If you have heard of the NorthShore Inline Marathon you may ask yourself “Why in the world are they holding an inline marathon in northern Minnesota in September”. If you can believe it this is an extremely common question. We get that question all the time and today we wanted to sit down and talk about the research that went into our special race day.
The history of the NorthShore Inline Marathon races
As a little background on our event. The NorthShore Inline Marathon (NSIM) was founded in 1996 by a group of dedicated inline skaters who wanted to bring a unique and fun event to their home of Duluth. They got to planning and chose the second week of September as their date (originally to avoid the high numbers of tourists in the area during June & July and before the fall colors completely hit the city). Their first year the event had over 1,500 participants and quickly became the largest race in the US. In 2015 NSIM decided to add a few additional races to its weekend adding our St. Lukes Wheels Off Half Marathon, Tunnel 10k run, and our 42k and 21k Rollerski. Recently in 2021 we also added a fun short event for our inline skaters and rollerskiers called the NSIM sprints. Believing in the growth of the industry and fitness all together NSIM has grown from hosting our one event to hosting ten events throughout the weekend of our September date.
So why is it in September?
Since the first event, the NorthShore Inline Marathon has taken place on the second Saturday after Labor Day for (nearly) 26 years. Legend has it that early race organizers did an extensive long-term climate analysis to determine the best conditions of the year for Duluth, Minnesota. Precipitation, wind, sunshine, and temperature were all taken into consideration, and the middle of September was selected as the best bet for fair conditions. The second Saturday after Labor Day was eventually selected as “the day”, and the rest, they say, is history! Only three years weren’t on the second Saturday after Labor day and those were 1998, 2010, and 2020 (due to pandemic). This day has been somewhat of a good luck charm for our race and in its 25 years has only seen a few days have rain usually leaving the course bright and sunny.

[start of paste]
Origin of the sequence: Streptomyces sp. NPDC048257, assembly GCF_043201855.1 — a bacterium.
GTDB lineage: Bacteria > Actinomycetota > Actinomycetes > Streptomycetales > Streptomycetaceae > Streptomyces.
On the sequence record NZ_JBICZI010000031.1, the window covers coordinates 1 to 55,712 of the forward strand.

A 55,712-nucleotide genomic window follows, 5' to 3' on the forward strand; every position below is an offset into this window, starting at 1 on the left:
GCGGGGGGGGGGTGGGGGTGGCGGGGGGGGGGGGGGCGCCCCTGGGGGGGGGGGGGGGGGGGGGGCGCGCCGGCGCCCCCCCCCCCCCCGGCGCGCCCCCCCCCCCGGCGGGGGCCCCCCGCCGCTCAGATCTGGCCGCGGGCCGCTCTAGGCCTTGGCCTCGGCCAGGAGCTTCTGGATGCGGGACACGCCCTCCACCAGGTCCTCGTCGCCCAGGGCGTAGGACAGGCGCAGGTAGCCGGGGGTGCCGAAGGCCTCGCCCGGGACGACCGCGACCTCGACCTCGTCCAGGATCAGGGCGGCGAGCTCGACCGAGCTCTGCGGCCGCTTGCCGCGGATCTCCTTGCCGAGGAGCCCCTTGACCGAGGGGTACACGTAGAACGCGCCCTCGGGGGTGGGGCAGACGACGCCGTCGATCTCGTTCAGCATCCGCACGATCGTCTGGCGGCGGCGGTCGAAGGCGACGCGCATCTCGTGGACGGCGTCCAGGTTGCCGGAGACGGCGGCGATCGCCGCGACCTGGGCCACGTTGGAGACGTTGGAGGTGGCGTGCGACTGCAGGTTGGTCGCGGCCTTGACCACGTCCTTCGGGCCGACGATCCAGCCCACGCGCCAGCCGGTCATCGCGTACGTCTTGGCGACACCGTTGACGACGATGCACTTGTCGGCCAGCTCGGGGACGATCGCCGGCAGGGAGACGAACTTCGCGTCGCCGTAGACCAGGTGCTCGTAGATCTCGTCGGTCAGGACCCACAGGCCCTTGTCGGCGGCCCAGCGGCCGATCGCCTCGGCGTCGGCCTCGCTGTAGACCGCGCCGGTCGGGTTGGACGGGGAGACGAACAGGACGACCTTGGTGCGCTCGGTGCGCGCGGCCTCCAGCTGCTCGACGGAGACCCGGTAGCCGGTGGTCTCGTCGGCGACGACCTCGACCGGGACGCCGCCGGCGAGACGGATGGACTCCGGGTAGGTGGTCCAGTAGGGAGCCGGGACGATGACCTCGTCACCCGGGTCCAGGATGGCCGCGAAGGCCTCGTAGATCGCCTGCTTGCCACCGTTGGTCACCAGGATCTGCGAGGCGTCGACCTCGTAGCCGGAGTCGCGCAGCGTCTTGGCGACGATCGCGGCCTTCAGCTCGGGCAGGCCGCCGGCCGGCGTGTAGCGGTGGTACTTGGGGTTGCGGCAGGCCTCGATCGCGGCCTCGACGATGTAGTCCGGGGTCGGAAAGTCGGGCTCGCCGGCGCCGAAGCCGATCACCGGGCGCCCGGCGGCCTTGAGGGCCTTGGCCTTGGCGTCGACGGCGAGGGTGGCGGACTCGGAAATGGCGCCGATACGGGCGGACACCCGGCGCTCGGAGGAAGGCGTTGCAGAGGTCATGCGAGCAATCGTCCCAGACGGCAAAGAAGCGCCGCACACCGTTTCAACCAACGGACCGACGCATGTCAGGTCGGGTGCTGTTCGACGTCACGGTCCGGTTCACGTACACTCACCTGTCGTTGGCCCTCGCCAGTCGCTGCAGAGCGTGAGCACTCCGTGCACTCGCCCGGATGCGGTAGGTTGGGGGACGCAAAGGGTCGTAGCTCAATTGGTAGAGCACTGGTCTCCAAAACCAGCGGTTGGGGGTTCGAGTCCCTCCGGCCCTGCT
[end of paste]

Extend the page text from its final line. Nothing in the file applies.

NSIM Weather stats:
Average start line temperature: 52.8 degrees
Coldest start line temperature: 28 degrees in 2007
Warmest start line temperature: 72 degrees in 2021
Strongest tailwind: 15 mph from the northeast in 2018
Strongest headwind: 15 mph from the west-southwest in 2013
The start line of the 2019 NorthShore Inline Marathon.
Race day conditions 1996-2021:
Saturday, September 14, 1996 – 7:30am: 44 degrees, cool, with a 10-15mph breeze from the north. Temperatures at the finish at noon were 59 degrees.
Saturday, September 13, 1997 – 7:30am: 57 degrees, light overcast skies and a headwind of 7 mph from the south-southwest. Temperatures rose to above 65 degrees at the finish line by noon.
Saturday, September 12, 1998 – 9am: 60 degrees, sustained easterly winds of 13 mph.
Saturday, September 18, 1999 – 7:40am: 48 degrees, winds around 10 mph from the south-southwest. Finish line temperatures were in the high 60s.
Saturday, September 16, 2000 – 7:30am: 44 degrees, 10 mph winds from the southwest. Finish line temperature was 53 degrees.
Saturday, September 15, 2001 – 7:30am: 48 degrees, light winds from the north and mostly sunny. Finish line temperature was 60 degrees.
Saturday, September 14, 2002 – 7:30am: 53 degrees, westerly winds of 12 mph increasing throughout the day. Finish line temperature was 60 degrees.
Saturday, September 13, 2003 – 7:30am: 57 degrees and overcast. Southwest winds of 8mph. Finish line temperature was 65 degrees and 100% humidity